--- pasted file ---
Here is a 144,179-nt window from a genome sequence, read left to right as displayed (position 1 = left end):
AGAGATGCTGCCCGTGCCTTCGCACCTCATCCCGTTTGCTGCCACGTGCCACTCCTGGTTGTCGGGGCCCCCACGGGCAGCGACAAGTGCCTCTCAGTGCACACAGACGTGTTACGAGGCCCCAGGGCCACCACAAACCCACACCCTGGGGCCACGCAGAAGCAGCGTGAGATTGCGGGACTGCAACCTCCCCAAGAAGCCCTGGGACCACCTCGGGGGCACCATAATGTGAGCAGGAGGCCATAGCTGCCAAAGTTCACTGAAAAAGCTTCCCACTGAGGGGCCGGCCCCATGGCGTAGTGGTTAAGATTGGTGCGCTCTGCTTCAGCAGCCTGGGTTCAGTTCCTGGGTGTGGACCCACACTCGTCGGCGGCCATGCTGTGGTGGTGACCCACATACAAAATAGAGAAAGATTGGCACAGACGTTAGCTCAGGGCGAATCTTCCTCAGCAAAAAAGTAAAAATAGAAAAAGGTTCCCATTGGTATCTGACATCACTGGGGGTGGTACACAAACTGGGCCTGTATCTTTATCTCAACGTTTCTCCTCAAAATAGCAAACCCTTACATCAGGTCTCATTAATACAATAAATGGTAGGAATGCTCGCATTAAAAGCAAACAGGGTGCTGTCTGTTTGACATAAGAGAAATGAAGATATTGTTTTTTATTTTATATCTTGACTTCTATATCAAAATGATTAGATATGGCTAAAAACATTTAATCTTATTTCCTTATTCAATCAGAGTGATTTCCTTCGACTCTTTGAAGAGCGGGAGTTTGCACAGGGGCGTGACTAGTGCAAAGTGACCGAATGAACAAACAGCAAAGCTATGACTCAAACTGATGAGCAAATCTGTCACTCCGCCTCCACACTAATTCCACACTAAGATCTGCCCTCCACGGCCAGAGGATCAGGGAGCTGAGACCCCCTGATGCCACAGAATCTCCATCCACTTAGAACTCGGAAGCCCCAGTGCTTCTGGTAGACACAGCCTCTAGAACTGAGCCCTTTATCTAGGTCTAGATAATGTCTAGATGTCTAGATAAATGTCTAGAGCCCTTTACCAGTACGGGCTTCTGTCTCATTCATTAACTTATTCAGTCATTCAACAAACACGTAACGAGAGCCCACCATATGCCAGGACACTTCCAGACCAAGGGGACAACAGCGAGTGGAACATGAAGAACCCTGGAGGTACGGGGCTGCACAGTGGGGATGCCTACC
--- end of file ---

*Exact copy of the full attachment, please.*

Here is a 144,179-nt window from a genome sequence, read left to right as displayed (position 1 = left end):
AGAGATGCTGCCCGTGCCTTCGCACCTCATCCCGTTTGCTGCCACGTGCCACTCCTGGTTGTCGGGGCCCCCACGGGCAGCGACAAGTGCCTCTCAGTGCACACAGACGTGTTACGAGGCCCCAGGGCCACCACAAACCCACACCCTGGGGCCACGCAGAAGCAGCGTGAGATTGCGGGACTGCAACCTCCCCAAGAAGCCCTGGGACCACCTCGGGGGCACCATAATGTGAGCAGGAGGCCATAGCTGCCAAAGTTCACTGAAAAAGCTTCCCACTGAGGGGCCGGCCCCATGGCGTAGTGGTTAAGATTGGTGCGCTCTGCTTCAGCAGCCTGGGTTCAGTTCCTGGGTGTGGACCCACACTCGTCGGCGGCCATGCTGTGGTGGTGACCCACATACAAAATAGAGAAAGATTGGCACAGACGTTAGCTCAGGGCGAATCTTCCTCAGCAAAAAAGTAAAAATAGAAAAAGGTTCCCATTGGTATCTGACATCACTGGGGGTGGTACACAAACTGGGCCTGTATCTTTATCTCAACGTTTCTCCTCAAAATAGCAAACCCTTACATCAGGTCTCATTAATACAATAAATGGTAGGAATGCTCGCATTAAAAGCAAACAGGGTGCTGTCTGTTTGACATAAGAGAAATGAAGATATTGTTTTTTATTTTATATCTTGACTTCTATATCAAAATGATTAGATATGGCTAAAAACATTTAATCTTATTTCCTTATTCAATCAGAGTGATTTCCTTCGACTCTTTGAAGAGCGGGAGTTTGCACAGGGGCGTGACTAGTGCAAAGTGACCGAATGAACAAACAGCAAAGCTATGACTCAAACTGATGAGCAAATCTGTCACTCCGCCTCCACACTAATTCCACACTAAGATCTGCCCTCCACGGCCAGAGGATCAGGGAGCTGAGACCCCCTGATGCCACAGAATCTCCATCCACTTAGAACTCGGAAGCCCCAGTGCTTCTGGTAGACACAGCCTCTAGAACTGAGCCCTTTATCTAGGTCTAGATAATGTCTAGATGTCTAGATAAATGTCTAGAGCCCTTTACCAGTACGGGCTTCTGTCTCATTCATTAACTTATTCAGTCATTCAACAAACACGTAACGAGAGCCCACCATATGCCAGGACACTTCCAGACCAAGGGGACAACAGCGAGTGGAACATGAAGAACCCTGGAGGTACGGGGCTGCACAGTGGGGATGCCTACC